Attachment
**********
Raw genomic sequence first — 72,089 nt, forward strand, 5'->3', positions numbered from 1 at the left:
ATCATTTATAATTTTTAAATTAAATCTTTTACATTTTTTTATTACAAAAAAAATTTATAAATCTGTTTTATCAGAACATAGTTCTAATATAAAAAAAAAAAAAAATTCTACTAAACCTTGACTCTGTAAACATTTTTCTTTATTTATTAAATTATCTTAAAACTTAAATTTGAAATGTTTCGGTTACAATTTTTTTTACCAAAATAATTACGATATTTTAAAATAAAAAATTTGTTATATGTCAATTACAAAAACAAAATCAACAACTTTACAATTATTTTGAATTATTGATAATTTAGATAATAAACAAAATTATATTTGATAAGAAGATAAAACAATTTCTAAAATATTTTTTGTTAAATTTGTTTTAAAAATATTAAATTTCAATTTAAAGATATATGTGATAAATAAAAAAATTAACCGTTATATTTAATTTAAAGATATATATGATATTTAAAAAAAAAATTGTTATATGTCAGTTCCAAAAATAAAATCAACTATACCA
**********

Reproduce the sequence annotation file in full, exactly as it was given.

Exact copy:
Raw genomic sequence first — 72,089 nt, forward strand, 5'->3', positions numbered from 1 at the left:
ATCATTTATAATTTTTAAATTAAATCTTTTACATTTTTTTATTACAAAAAAAATTTATAAATCTGTTTTATCAGAACATAGTTCTAATATAAAAAAAAAAAAAAATTCTACTAAACCTTGACTCTGTAAACATTTTTCTTTATTTATTAAATTATCTTAAAACTTAAATTTGAAATGTTTCGGTTACAATTTTTTTTACCAAAATAATTACGATATTTTAAAATAAAAAATTTGTTATATGTCAATTACAAAAACAAAATCAACAACTTTACAATTATTTTGAATTATTGATAATTTAGATAATAAACAAAATTATATTTGATAAGAAGATAAAACAATTTCTAAAATATTTTTTGTTAAATTTGTTTTAAAAATATTAAATTTCAATTTAAAGATATATGTGATAAATAAAAAAATTAACCGTTATATTTAATTTAAAGATATATATGATATTTAAAAAAAAAATTGTTATATGTCAGTTCCAAAAATAAAATCAACTATACCA